Did I catch your attention? Ever feel that way? I was reading Psalm 55 the other day and realised that David was praying his heart out and literally saying he wanted his enemies to go straight to hell — like, to fall into the pit of hell, still breathing. Do not pass go, do not collect $200.

When I read things like that, I get uncomfortable. I feel like saying Shh…David, don’t say that! That’s not nice! But David was known as “a man after God’s own heart.” Why? I think part of it was his honesty with God. He genuinely poured out hurt, anger, disappointments, a sense of betrayal by close friends, and even the desire that nothing good ever happen to them again. Ever. He prayed, “Let death seize them; Let them go down alive into hell, For wickedness is in their dwellings and among them.”

spooky clouds

But are we supposed to pray like that?

Well yes and no.

It’s right for us to pray that wickedness will come to an end. That’s God’s will. We should pray that those who are practicing injustice, for example kidnapping young girls and enslaving them in the sex industry, will meet their Maker. That their arms would be broken (perhaps not in the literal sense) — that their ways would come to a swift end. We bring the injustice to God, and pray that His will will be done. I don’t think this includes making our own plans to assassinate dictators or blow up abortion clinics, by the way. We bring it to God, as David did, and say “See this wickedness on the earth, Lord! We know You don’t like it! Please change things, and let the work of those perpetrating such evils be brought to nothing!”

As Matthew Henry points out, we can stand in awe of and comfort ourselves in David’s prayers, as prophecies. The things he prayed actually happened. Not because David prayed them, per se, but more because they were in agreement with the will of God. God’s will was done, and the wicked people who betrayed David did indeed come to an untimely end. The comfort? God is just, and He’ll see justice prevail in the end.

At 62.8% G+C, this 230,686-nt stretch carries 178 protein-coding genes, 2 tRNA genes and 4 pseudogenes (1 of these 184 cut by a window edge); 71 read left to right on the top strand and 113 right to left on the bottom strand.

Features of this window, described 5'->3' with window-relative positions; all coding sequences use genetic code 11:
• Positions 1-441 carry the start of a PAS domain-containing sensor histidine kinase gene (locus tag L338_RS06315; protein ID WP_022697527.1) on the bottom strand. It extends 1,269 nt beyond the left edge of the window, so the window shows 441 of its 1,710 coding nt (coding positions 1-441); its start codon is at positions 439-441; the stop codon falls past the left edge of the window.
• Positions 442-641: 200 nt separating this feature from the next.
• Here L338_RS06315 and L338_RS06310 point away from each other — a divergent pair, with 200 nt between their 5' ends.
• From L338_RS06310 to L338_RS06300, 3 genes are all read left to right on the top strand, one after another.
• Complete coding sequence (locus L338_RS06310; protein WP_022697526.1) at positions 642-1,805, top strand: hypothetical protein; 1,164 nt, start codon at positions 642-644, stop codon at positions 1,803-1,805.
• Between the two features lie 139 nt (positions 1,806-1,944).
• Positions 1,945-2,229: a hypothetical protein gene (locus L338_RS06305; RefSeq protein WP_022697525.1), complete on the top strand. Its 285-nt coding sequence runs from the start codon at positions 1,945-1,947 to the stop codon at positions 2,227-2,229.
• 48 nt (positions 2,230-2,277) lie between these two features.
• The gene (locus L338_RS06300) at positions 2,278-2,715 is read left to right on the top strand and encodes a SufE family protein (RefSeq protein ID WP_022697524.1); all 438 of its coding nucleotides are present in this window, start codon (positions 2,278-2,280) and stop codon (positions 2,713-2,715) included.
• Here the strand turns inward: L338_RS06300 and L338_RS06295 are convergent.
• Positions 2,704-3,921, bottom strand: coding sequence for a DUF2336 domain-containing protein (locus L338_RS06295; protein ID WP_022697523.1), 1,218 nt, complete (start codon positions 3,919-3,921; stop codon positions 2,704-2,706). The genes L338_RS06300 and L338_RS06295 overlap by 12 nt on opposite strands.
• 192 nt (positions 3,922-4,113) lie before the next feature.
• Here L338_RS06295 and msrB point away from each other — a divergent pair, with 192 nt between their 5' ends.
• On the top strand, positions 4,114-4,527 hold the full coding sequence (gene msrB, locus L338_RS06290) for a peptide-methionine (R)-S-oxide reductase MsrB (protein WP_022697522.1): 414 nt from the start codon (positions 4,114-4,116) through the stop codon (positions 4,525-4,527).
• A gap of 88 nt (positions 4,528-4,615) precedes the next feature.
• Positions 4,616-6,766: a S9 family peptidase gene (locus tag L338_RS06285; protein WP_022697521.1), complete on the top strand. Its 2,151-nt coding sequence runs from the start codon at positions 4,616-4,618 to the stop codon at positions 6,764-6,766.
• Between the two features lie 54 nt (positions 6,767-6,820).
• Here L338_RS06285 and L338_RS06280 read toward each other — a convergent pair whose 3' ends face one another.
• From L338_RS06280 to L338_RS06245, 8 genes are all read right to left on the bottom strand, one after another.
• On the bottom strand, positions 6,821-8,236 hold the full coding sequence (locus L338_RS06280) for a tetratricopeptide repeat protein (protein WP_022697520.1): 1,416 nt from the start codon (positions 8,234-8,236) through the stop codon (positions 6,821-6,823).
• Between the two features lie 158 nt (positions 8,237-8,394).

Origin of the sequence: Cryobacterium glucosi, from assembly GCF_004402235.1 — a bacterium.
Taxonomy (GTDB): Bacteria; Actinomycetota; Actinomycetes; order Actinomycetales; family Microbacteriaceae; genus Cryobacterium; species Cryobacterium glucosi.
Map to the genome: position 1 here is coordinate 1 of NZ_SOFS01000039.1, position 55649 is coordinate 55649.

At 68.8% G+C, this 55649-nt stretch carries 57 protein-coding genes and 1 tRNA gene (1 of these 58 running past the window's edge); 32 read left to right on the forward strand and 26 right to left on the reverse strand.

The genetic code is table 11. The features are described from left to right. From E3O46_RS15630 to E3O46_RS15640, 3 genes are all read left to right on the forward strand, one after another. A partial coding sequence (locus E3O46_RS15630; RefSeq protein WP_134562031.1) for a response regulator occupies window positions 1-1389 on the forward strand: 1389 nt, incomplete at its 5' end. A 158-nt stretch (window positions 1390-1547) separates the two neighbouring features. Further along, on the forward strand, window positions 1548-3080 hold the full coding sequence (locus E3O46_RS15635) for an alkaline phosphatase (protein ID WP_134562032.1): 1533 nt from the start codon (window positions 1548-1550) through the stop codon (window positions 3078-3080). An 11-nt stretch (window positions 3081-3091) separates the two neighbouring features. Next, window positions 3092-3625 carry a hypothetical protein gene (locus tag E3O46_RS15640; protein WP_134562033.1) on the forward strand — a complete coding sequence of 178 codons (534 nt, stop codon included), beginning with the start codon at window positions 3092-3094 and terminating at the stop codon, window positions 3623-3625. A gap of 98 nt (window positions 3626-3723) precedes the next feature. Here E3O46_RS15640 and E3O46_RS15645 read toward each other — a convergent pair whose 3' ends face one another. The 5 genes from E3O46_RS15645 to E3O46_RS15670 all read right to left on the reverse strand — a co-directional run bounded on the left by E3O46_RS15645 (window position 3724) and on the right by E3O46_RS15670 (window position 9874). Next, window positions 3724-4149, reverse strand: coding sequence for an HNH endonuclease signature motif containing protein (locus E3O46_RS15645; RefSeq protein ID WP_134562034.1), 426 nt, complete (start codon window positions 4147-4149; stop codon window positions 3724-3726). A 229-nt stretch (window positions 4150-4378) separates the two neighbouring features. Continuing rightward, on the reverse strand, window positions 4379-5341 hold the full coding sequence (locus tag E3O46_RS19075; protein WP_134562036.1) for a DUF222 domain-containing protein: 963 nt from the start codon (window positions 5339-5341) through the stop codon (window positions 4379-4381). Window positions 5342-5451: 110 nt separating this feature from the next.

We should pray our hearts out like David. We should be honest with God about how we feel about the situations we’re encountering. We should tell Him when things have hurt us or discouraged us. You can’t really hide anything from Him anyway … so why not just talk about those big stinky “elephants in the room” of your heart?

But are we to curse those who’ve hurt us, the way David did? No. Jesus has shown us a better way. He basically said Love people that treat you really bad. And pray for people that purposefully hurt you. (Mt. 5:44, my paraphrase) And He’s given us a Spirit that can enable us to do so — a spirit that completely changes our nature. The natural man wishes terrible things on those who hurt him or betray him. Or jump in front of him in line at the grocery store with a huge cartload. Or cut him off in traffic. But the man who has been made new in Christ has a new Spirit, and by that Spirit is able to bless those who curse him.

In our prayer life, we should bring it all to God, (the good, the bad, the ugly) and trust Him to give us a new heart and a right spirit in response to whatever we’re facing.

The Sermon in a Nutshell: While David’s I Wish They’d All Just Go to Hell prayers were a demonstration of his honest emotions before God, Jesus has shown us a different way to live today. Bring it all to God. Pray that injustice and wickedness will not prevail, and pray that God will have mercy on people who mistreat you. If you can show love and forgiveness to people who hurt you, you are walking in the footsteps of Jesus.